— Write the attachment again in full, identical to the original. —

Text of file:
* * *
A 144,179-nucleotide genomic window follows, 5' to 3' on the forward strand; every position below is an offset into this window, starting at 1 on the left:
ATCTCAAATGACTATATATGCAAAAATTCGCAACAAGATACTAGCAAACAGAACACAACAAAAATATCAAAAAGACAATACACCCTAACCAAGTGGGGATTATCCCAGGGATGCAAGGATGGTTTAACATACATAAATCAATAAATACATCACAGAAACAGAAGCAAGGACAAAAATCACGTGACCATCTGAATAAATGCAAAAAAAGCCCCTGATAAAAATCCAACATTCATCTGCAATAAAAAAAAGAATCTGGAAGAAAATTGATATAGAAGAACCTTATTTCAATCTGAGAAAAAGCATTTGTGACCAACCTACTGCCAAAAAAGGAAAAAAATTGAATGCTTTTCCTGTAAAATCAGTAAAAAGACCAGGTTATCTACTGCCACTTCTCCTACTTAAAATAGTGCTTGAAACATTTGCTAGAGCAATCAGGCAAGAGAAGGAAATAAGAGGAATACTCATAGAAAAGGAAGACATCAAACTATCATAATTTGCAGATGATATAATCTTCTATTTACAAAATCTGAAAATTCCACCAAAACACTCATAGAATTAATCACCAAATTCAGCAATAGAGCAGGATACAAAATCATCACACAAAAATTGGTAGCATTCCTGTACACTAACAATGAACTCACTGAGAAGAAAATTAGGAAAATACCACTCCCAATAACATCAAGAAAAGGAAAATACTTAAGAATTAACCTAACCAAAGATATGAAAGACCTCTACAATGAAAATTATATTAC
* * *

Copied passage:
A 144,179-nucleotide genomic window follows, 5' to 3' on the forward strand; every position below is an offset into this window, starting at 1 on the left:
ATCTCAAATGACTATATATGCAAAAATTCGCAACAAGATACTAGCAAACAGAACACAACAAAAATATCAAAAAGACAATACACCCTAACCAAGTGGGGATTATCCCAGGGATGCAAGGATGGTTTAACATACATAAATCAATAAATACATCACAGAAACAGAAGCAAGGACAAAAATCACGTGACCATCTGAATAAATGCAAAAAAAGCCCCTGATAAAAATCCAACATTCATCTGCAATAAAAAAAAGAATCTGGAAGAAAATTGATATAGAAGAACCTTATTTCAATCTGAGAAAAAGCATTTGTGACCAACCTACTGCCAAAAAAGGAAAAAAATTGAATGCTTTTCCTGTAAAATCAGTAAAAAGACCAGGTTATCTACTGCCACTTCTCCTACTTAAAATAGTGCTTGAAACATTTGCTAGAGCAATCAGGCAAGAGAAGGAAATAAGAGGAATACTCATAGAAAAGGAAGACATCAAACTATCATAATTTGCAGATGATATAATCTTCTATTTACAAAATCTGAAAATTCCACCAAAACACTCATAGAATTAATCACCAAATTCAGCAATAGAGCAGGATACAAAATCATCACACAAAAATTGGTAGCATTCCTGTACACTAACAATGAACTCACTGAGAAGAAAATTAGGAAAATACCACTCCCAATAACATCAAGAAAAGGAAAATACTTAAGAATTAACCTAACCAAAGATATGAAAGACCTCTACAATGAAAATTATATTAC